The Federal Reserve’s core inflation rate fell below 2%; The S&P 500 rose

The Federal Reserve’s core inflation rate, the core PCE price index, showed that core price pressures continued to cool more than expected in November. Core inflation has been running at an annualized rate of 1.9% over the past six months, trade department data showed. S&P 500 futures rose.




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Inflation falling to the central bank’s 2% target on an annual basis, unemployment below 4% and economic growth firming help explain why policymakers are beginning to worry less about an inflationary rebound.

November PCE inflation rate

The personal consumption expenditures, or PCE, price index fell 0.1% in November, matching forecasts. The annual headline inflation rate fell to 2.6%, below estimates of 2.9% that came before downward revisions to earlier inflation data.

In general, the Federal Reserve’s decision-making puts more weight on core inflation, which removes volatile food and energy prices. The core PCE price index rose 0.1% in November – an actual 0.06% unrounded – cooler than forecasts of 0.2%.

Core 12-month inflation fell to 3.2%, below Wall Street expectations of 3.4%.

Federal Reserve Chairman Jerome Powell said policymakers wanted to look at six months of inflation data to make sure the inflation trend was not accelerating. On a six-month basis, PCE inflation is running at a 2% annualized rate, while core PCE inflation remains below the Fed’s 2% inflation target.

Fed Rate Cut Odds Grow

After the November PCE report, market prices showed 86% odds The first rate cut will come at the March 20 meeting, which was 79% on Wednesday. Markets now see 48% odds on next year’s rate cuts of 1.75 percentage points, with revisions to earlier inflation data coming in at 38% in the latest estimate of Q3 GDP growth released on Thursday.

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While the Fed penciled in 75 basis points of rate cuts through 2024 in its latest projections, markets have priced in more than twice that and are getting closer to pricing in another quarter-point cut.

A rapid decline in inflation has increasingly constrained the federal funds rate from the current 5.25% to 5.5%.

The degree of monetary policy tightening by the central bank reflects the real federal funds rate, that is, how much its key interest rate exceeds the rate of inflation. In Q3, the real federal funds rate ranged from 3.25% to 3.5%. The central bank’s long-term estimate of the neutral policy rate compares to 0.5%, above its 2% inflation target. A neutral rate is one that neither restricts nor enhances growth.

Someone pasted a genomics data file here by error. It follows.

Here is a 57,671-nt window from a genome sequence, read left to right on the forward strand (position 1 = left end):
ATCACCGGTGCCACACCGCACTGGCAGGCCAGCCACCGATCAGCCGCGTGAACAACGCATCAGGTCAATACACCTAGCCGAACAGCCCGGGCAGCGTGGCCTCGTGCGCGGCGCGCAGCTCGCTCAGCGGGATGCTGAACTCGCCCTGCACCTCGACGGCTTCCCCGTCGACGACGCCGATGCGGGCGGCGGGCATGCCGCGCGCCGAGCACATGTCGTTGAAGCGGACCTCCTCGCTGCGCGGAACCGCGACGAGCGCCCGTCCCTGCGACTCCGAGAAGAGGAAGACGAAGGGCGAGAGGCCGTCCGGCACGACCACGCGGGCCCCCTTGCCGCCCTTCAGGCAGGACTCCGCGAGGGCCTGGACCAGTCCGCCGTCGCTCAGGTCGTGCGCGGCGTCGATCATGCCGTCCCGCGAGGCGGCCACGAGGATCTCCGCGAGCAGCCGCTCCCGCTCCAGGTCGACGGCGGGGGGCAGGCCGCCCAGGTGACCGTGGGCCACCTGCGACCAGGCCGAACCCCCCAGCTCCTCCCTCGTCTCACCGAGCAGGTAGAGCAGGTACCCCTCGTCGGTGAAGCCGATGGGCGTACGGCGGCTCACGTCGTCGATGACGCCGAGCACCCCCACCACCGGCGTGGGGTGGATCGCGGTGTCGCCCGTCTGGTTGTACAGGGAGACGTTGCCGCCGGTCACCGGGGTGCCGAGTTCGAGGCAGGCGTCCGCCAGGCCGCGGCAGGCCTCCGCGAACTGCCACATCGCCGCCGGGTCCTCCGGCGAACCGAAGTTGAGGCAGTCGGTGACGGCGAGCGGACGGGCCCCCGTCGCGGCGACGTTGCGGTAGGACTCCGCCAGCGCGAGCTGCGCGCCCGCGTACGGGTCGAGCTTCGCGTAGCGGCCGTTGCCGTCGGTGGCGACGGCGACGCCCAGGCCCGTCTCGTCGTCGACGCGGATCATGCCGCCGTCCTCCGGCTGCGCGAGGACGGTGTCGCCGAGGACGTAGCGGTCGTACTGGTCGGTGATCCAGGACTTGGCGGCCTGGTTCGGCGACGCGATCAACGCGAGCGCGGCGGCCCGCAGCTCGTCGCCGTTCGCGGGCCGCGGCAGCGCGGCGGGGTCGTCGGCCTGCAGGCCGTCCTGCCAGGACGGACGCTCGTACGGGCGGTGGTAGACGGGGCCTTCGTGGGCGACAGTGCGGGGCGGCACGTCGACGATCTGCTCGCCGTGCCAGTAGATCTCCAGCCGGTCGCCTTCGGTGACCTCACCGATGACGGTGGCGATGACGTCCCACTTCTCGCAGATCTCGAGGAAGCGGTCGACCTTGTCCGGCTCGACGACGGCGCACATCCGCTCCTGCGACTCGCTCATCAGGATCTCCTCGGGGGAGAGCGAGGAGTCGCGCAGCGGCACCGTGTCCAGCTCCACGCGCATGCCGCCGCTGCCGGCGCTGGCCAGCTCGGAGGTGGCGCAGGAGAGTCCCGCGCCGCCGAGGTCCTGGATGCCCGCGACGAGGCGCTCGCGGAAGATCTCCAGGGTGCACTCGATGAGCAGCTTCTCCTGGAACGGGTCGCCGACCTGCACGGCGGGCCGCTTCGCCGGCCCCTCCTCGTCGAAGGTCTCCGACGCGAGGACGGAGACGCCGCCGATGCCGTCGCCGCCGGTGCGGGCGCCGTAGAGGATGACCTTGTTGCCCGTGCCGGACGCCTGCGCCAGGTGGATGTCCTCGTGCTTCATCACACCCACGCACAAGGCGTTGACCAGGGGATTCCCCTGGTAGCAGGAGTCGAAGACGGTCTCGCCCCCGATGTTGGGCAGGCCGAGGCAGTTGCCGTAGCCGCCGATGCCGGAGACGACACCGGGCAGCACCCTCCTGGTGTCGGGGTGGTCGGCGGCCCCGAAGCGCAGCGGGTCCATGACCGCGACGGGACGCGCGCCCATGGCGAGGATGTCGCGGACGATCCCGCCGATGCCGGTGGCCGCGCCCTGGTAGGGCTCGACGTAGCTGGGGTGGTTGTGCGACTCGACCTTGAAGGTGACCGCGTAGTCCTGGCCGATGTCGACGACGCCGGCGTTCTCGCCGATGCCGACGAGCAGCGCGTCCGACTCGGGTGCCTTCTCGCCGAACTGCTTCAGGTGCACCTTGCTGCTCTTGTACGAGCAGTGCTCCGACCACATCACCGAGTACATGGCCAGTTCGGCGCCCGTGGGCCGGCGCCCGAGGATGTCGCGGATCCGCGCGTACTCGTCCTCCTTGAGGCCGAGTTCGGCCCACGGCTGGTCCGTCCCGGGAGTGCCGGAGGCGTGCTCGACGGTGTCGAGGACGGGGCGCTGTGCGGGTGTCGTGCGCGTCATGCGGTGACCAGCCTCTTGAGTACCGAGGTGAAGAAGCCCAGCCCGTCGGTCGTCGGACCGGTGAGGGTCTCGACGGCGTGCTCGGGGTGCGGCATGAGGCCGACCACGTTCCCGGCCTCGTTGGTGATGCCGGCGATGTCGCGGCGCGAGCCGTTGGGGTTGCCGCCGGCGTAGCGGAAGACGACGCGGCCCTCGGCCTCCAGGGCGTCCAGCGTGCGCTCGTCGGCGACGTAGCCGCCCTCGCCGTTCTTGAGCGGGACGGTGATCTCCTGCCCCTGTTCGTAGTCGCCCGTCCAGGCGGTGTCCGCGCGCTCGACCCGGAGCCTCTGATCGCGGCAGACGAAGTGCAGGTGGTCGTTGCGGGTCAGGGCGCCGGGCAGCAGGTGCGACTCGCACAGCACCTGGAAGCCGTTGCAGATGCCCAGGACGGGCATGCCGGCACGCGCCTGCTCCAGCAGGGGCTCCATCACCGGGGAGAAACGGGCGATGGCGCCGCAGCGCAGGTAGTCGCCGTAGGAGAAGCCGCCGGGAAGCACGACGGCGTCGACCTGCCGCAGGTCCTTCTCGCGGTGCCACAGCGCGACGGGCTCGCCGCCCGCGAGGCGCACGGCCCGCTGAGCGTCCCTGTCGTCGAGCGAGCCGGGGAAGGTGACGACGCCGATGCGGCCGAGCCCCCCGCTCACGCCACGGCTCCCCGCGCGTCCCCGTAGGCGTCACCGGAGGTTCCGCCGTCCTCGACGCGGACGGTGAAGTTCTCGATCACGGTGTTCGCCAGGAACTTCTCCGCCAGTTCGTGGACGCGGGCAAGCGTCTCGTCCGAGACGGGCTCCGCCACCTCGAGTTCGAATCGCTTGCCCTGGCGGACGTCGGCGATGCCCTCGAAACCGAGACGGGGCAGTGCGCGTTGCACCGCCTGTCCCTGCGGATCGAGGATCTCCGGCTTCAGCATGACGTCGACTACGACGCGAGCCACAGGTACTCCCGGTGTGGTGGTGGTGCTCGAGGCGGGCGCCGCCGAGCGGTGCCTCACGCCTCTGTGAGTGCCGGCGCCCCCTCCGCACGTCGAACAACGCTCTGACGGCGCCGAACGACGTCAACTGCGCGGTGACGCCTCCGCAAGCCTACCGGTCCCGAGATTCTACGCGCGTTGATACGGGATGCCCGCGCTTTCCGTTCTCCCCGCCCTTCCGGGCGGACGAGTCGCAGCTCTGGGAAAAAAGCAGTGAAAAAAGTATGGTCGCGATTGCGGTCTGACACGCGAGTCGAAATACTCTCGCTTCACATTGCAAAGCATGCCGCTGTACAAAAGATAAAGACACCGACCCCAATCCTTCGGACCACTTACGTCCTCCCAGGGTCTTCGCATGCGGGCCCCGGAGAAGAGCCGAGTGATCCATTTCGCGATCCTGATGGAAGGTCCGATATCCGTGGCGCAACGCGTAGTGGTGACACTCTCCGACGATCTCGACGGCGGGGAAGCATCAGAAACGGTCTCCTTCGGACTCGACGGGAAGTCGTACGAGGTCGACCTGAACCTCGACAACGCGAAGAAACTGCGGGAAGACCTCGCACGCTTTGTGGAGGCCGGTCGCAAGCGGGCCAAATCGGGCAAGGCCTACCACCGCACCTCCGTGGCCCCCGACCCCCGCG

Supercore inflation

Beginning in late 2022, Federal Reserve Chairman Powell shifted inflationary focus to core PCE services, excluding housing or supercore services. That was in line with the central bank’s view that a tight labor market and high wage growth were at the root of stubbornly high inflation. Wages make up a large percentage of costs for service businesses. So, as wage pressures moderate, super-core services inflation should moderate.

Prices for core non-housing services, including health care, hairdressing and hospitality, rose just 0.12% in November for the second month in a row. 12-month super core services inflation eased to 3.5% from 3.8% in October and 4.1% in September.

This should reinforce that inflationary trends are broad-based, giving assurance to the central bank that a snapback in price pressures is unlikely.

Personal income, expenditure

The PCE price index is released along with the monthly Personal Income and Expenditures report from the Department of Commerce. According to forecasts, personal income rose 0.4% in the month. Personal consumption expenditures rose 0.2% in November, shying from forecasts for a modest 0.3% rise.

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S&P 500, 10-year Treasury yield

The S&P 500 rose 0.4% after the inflation data in early Friday stock market action. The S&P 500 rose 1% on Thursday, rebounding after a 1.5% sell-off late Wednesday. That continued a 16% rally since Oct. 27, lifting the S&P 500 to within 1% of its Jan. 3, 2022 high.

The S&P 500 rally comes amid a sharp drop in the 10-year Treasury yield, which is important not only for mortgage rates and auto loans, but also for stock valuations. Analysts use the 10-year Treasury yield as a risk-free rate to discount the present value of future earnings. When 10-year yields fall, those future revenue streams for growth companies are more attractive.

On Friday, the 10-year Treasury yield fell three basis points to 3.86%.

Be sure to read IBD’s The Big Picture column after each trading day to get the latest information on the prevailing stock market trend and what it means for your trading decisions.

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